Unspoilt Intact 4,400-Year-Old Tomb Of Egyptian High Priest Found
Archaeologists in Egypt recently announced the finding of a crypt of a priest from 4,400 years ago, in the pyramid structures of Saqqara, south of the capital Cairo.
Khaled Al-Anani, Minister of Tourism and Antiquities, said: “It is exceptionally well preserved, coloured, with sculpture inside. It belongs to a high official priest…and is more than 4,400 years old.”
According to Mostafa Waziri, Secretary-General of the Supreme Council of Antiquities, archaeologists discovered the tomb in a buried ridge at the prehistoric necropolis of Saqqara, intact and unplunged upon the discovery. Saqqara was the cemetery of Memphis, ancient Egyptian capital for more than 2,000 years.
The tomb was of Wahtye, a high-ranking priest serving under King Neferirkare Kakai during the Fifth Dynasty of Egypt. It is 10 m long, 3 m wide and under 3 m high, said Waziri. Hieroglyphs and statues of pharaohs are found on the walls, and Waziri said that the statues and its almost perfect condition contributed to the tomb’s uniqueness.
Antiquities Minister Khaled el-Enani at a news conference at the site of discovery
“The colour is almost intact even though the tomb is almost 4,400 years old,” he said. Waziri also revealed that a last layer of debris was removed, allowing archaeologists to discover 5 shafts within, one of which was unsealed with nothing inside, while the other 4 were sealed.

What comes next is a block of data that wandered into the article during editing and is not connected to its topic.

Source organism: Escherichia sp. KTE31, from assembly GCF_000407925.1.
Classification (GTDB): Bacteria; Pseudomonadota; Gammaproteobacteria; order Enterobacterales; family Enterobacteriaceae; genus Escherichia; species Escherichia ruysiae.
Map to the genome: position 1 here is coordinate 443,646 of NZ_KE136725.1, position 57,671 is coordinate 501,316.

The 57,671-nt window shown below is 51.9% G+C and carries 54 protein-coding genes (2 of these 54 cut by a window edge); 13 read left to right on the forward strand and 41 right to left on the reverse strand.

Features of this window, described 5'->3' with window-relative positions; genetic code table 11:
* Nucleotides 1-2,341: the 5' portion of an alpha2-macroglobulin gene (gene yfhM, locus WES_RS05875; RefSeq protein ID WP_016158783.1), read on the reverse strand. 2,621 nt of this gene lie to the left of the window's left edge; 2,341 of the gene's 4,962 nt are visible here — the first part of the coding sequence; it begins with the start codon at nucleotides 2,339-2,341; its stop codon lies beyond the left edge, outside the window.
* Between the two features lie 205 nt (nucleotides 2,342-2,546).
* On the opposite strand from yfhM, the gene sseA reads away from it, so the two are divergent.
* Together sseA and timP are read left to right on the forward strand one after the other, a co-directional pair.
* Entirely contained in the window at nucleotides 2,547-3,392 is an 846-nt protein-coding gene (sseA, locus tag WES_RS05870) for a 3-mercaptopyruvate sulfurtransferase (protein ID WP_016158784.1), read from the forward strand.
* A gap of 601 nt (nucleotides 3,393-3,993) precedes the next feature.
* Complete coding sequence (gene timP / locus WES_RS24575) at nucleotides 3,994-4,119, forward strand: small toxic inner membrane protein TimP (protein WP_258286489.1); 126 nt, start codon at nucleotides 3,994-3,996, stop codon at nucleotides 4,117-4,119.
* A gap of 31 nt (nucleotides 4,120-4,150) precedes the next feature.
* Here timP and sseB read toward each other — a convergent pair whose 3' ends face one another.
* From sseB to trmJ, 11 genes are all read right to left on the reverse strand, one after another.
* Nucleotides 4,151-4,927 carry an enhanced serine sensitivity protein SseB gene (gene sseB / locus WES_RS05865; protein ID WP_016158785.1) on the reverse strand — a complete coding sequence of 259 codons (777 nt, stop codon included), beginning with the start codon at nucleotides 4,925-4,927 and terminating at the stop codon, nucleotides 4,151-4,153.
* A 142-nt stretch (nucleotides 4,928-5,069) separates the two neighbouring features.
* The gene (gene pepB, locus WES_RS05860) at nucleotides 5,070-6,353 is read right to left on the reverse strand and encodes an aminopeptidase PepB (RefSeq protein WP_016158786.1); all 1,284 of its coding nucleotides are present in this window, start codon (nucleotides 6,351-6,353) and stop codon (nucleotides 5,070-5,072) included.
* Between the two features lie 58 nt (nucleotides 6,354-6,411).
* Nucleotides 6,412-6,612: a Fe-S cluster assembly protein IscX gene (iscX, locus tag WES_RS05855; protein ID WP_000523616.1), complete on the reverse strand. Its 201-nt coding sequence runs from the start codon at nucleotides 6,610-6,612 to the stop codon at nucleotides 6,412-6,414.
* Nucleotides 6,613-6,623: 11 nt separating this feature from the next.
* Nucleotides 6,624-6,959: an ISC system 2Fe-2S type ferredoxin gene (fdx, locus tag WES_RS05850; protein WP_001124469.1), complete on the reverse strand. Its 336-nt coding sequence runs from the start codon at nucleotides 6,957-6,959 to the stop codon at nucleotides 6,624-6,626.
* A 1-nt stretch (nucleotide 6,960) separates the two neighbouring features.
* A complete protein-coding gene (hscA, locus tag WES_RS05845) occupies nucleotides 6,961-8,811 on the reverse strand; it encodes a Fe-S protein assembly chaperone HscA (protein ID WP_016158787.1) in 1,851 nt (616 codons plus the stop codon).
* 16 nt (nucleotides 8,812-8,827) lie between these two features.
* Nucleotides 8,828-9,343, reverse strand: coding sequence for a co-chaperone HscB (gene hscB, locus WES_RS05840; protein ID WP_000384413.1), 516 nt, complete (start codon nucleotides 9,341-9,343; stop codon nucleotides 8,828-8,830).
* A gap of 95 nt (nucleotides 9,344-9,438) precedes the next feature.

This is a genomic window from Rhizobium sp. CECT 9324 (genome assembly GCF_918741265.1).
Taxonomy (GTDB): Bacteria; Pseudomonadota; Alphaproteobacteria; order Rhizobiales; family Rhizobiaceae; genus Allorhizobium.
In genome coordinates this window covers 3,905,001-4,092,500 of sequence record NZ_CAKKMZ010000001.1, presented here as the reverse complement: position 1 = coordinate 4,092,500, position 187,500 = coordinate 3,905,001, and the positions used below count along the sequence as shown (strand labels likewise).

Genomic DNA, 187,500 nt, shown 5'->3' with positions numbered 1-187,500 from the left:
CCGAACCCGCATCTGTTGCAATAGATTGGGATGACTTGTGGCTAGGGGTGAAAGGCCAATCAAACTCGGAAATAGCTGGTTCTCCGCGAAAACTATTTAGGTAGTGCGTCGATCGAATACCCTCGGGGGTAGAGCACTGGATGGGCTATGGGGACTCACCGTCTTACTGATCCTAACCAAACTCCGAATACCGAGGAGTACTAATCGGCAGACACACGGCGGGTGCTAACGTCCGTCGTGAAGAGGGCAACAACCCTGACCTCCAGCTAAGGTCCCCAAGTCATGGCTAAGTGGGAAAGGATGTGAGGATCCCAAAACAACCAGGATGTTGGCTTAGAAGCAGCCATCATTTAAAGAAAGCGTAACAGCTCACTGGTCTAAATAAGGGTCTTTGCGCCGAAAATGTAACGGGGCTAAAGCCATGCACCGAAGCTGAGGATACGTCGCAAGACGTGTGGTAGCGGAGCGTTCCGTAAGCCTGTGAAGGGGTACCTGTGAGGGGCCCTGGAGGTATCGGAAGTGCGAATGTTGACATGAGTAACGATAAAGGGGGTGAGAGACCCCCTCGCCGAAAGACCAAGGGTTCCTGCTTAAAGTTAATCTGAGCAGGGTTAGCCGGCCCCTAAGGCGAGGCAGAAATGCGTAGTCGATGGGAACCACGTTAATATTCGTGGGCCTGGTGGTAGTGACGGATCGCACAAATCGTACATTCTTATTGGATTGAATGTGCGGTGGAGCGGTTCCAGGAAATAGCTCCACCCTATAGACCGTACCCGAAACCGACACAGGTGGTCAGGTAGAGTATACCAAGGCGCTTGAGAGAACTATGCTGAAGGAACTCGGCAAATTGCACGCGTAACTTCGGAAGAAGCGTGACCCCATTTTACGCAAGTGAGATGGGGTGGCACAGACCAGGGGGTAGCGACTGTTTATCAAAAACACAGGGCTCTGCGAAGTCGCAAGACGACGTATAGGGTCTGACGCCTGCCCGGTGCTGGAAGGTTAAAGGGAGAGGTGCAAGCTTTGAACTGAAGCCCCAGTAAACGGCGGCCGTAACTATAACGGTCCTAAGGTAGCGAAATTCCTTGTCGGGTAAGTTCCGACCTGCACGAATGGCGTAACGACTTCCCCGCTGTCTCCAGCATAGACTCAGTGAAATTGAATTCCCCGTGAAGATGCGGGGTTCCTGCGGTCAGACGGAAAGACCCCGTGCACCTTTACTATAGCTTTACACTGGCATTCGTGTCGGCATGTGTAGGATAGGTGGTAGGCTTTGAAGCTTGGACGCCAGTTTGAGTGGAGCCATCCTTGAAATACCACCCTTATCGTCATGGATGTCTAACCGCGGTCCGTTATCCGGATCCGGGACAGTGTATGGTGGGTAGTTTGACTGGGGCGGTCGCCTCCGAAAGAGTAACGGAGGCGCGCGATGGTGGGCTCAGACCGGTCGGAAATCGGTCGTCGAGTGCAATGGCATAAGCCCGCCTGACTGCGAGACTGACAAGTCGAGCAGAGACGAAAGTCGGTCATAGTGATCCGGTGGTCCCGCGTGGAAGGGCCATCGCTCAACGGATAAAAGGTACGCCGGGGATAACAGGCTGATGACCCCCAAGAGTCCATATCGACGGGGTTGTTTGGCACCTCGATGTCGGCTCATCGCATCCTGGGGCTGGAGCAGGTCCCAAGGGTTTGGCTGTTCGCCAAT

Archaeologists are hoping to find more information when they carry out excavations on those shafts. “I can imagine that all of the objects can be found in this area,” Waziri said, pointing at one of the sealed shafts. “This shaft should lead to a coffin or a sarcophagus of the owner of the tomb.”
View of newly discovered Egyptian tomb belonging to high priest ‘Wahtye’
Previously, archaeologists declared that they had found 7 sarcophagi in Saqqara, some of which were from 6 millennia ago, during excavation process beginning 7 months before within the same archaeological mission. 3 of the crypts contained embalmed cats and scarabs.
The deceased’s bodies are often mummified in ancient Egypt, to prepare for their afterlife, while animals are embalmed for religious offering purposes. The famous Djoser pyramid is also located at the Saqqara pyramid, being a 4,600-year-old structure that stands out from any other found at the site.
The frieze on the wall of the Egyptian tomb depicting livestock
The Djoser pyramid is also Egypt’s earliest stone construction, erected by the legendary architect Imhotep for King Djoser. It stands 62 m tall, believed to be the earliest construction in the world that was completely made out of stone.
Meanwhile, Egyptian archaeologists have announced several new findings this year. The country expects that the discovery of the 4,000-year-old tomb will polish its international image and refresh the attraction towards tourists who once flocked to its iconic pharaonic temples and pyramids, yet fled after the 2011 political uprising.